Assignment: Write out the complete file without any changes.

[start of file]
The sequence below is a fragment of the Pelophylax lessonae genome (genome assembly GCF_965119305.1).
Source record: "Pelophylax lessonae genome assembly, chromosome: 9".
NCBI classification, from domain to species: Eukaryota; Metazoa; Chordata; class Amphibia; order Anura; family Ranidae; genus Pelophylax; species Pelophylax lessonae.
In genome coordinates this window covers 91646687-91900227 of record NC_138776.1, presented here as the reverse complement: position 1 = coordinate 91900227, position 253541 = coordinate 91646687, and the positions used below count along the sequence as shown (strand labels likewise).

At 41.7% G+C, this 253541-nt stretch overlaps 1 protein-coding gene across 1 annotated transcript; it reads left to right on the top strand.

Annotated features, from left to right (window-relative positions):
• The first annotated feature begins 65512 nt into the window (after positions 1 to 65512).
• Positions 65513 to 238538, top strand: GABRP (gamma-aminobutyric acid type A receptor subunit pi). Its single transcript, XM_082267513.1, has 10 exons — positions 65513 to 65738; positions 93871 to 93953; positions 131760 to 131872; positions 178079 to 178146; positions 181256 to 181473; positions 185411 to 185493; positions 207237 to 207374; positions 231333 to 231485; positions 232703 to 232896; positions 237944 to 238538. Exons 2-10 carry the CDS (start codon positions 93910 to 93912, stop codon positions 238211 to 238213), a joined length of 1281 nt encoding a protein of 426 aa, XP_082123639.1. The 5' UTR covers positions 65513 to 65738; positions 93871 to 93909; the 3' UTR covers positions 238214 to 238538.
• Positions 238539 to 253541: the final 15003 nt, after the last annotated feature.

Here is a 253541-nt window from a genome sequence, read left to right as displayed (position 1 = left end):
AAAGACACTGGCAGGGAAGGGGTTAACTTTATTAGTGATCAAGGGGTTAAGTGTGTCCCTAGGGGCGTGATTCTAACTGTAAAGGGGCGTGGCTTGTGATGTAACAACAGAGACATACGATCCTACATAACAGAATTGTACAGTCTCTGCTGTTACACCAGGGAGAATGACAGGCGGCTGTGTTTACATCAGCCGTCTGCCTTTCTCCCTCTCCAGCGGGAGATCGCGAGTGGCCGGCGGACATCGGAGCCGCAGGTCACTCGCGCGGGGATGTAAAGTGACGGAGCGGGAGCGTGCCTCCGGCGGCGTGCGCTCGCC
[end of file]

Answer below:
The sequence below is a fragment of the Pelophylax lessonae genome (genome assembly GCF_965119305.1).
Source record: "Pelophylax lessonae genome assembly, chromosome: 9".
NCBI classification, from domain to species: Eukaryota; Metazoa; Chordata; class Amphibia; order Anura; family Ranidae; genus Pelophylax; species Pelophylax lessonae.
In genome coordinates this window covers 91646687-91900227 of record NC_138776.1, presented here as the reverse complement: position 1 = coordinate 91900227, position 253541 = coordinate 91646687, and the positions used below count along the sequence as shown (strand labels likewise).

At 41.7% G+C, this 253541-nt stretch overlaps 1 protein-coding gene across 1 annotated transcript; it reads left to right on the top strand.

Annotated features, from left to right (window-relative positions):
• The first annotated feature begins 65512 nt into the window (after positions 1 to 65512).
• Positions 65513 to 238538, top strand: GABRP (gamma-aminobutyric acid type A receptor subunit pi). Its single transcript, XM_082267513.1, has 10 exons — positions 65513 to 65738; positions 93871 to 93953; positions 131760 to 131872; positions 178079 to 178146; positions 181256 to 181473; positions 185411 to 185493; positions 207237 to 207374; positions 231333 to 231485; positions 232703 to 232896; positions 237944 to 238538. Exons 2-10 carry the CDS (start codon positions 93910 to 93912, stop codon positions 238211 to 238213), a joined length of 1281 nt encoding a protein of 426 aa, XP_082123639.1. The 5' UTR covers positions 65513 to 65738; positions 93871 to 93909; the 3' UTR covers positions 238214 to 238538.
• Positions 238539 to 253541: the final 15003 nt, after the last annotated feature.

Here is a 253541-nt window from a genome sequence, read left to right as displayed (position 1 = left end):
AAAGACACTGGCAGGGAAGGGGTTAACTTTATTAGTGATCAAGGGGTTAAGTGTGTCCCTAGGGGCGTGATTCTAACTGTAAAGGGGCGTGGCTTGTGATGTAACAACAGAGACATACGATCCTACATAACAGAATTGTACAGTCTCTGCTGTTACACCAGGGAGAATGACAGGCGGCTGTGTTTACATCAGCCGTCTGCCTTTCTCCCTCTCCAGCGGGAGATCGCGAGTGGCCGGCGGACATCGGAGCCGCAGGTCACTCGCGCGGGGATGTAAAGTGACGGAGCGGGAGCGTGCCTCCGGCGGCGTGCGCTCGCC